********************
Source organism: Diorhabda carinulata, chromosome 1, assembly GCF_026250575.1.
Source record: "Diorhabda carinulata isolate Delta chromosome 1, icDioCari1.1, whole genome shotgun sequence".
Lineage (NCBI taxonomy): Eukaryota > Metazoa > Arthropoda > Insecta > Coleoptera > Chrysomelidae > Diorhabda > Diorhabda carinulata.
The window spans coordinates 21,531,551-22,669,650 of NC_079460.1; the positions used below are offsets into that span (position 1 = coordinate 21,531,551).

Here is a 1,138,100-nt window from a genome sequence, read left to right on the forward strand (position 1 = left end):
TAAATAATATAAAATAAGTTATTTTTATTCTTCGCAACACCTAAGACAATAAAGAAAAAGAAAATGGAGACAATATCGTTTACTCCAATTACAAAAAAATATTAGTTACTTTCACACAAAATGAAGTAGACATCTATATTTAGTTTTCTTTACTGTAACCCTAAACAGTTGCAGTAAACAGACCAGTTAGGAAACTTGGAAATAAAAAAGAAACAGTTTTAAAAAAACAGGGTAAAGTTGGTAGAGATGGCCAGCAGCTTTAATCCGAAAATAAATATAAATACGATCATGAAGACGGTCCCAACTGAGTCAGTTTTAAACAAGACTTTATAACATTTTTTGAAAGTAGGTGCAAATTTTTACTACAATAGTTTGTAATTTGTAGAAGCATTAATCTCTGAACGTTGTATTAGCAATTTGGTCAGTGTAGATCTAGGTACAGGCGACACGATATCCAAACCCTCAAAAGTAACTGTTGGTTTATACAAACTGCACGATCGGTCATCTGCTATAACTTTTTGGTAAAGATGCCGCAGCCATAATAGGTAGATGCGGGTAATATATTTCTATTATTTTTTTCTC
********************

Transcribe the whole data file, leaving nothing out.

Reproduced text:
Source organism: Diorhabda carinulata, chromosome 1, assembly GCF_026250575.1.
Source record: "Diorhabda carinulata isolate Delta chromosome 1, icDioCari1.1, whole genome shotgun sequence".
Lineage (NCBI taxonomy): Eukaryota > Metazoa > Arthropoda > Insecta > Coleoptera > Chrysomelidae > Diorhabda > Diorhabda carinulata.
The window spans coordinates 21,531,551-22,669,650 of NC_079460.1; the positions used below are offsets into that span (position 1 = coordinate 21,531,551).

Here is a 1,138,100-nt window from a genome sequence, read left to right on the forward strand (position 1 = left end):
TAAATAATATAAAATAAGTTATTTTTATTCTTCGCAACACCTAAGACAATAAAGAAAAAGAAAATGGAGACAATATCGTTTACTCCAATTACAAAAAAATATTAGTTACTTTCACACAAAATGAAGTAGACATCTATATTTAGTTTTCTTTACTGTAACCCTAAACAGTTGCAGTAAACAGACCAGTTAGGAAACTTGGAAATAAAAAAGAAACAGTTTTAAAAAAACAGGGTAAAGTTGGTAGAGATGGCCAGCAGCTTTAATCCGAAAATAAATATAAATACGATCATGAAGACGGTCCCAACTGAGTCAGTTTTAAACAAGACTTTATAACATTTTTTGAAAGTAGGTGCAAATTTTTACTACAATAGTTTGTAATTTGTAGAAGCATTAATCTCTGAACGTTGTATTAGCAATTTGGTCAGTGTAGATCTAGGTACAGGCGACACGATATCCAAACCCTCAAAAGTAACTGTTGGTTTATACAAACTGCACGATCGGTCATCTGCTATAACTTTTTGGTAAAGATGCCGCAGCCATAATAGGTAGATGCGGGTAATATATTTCTATTATTTTTTTCTC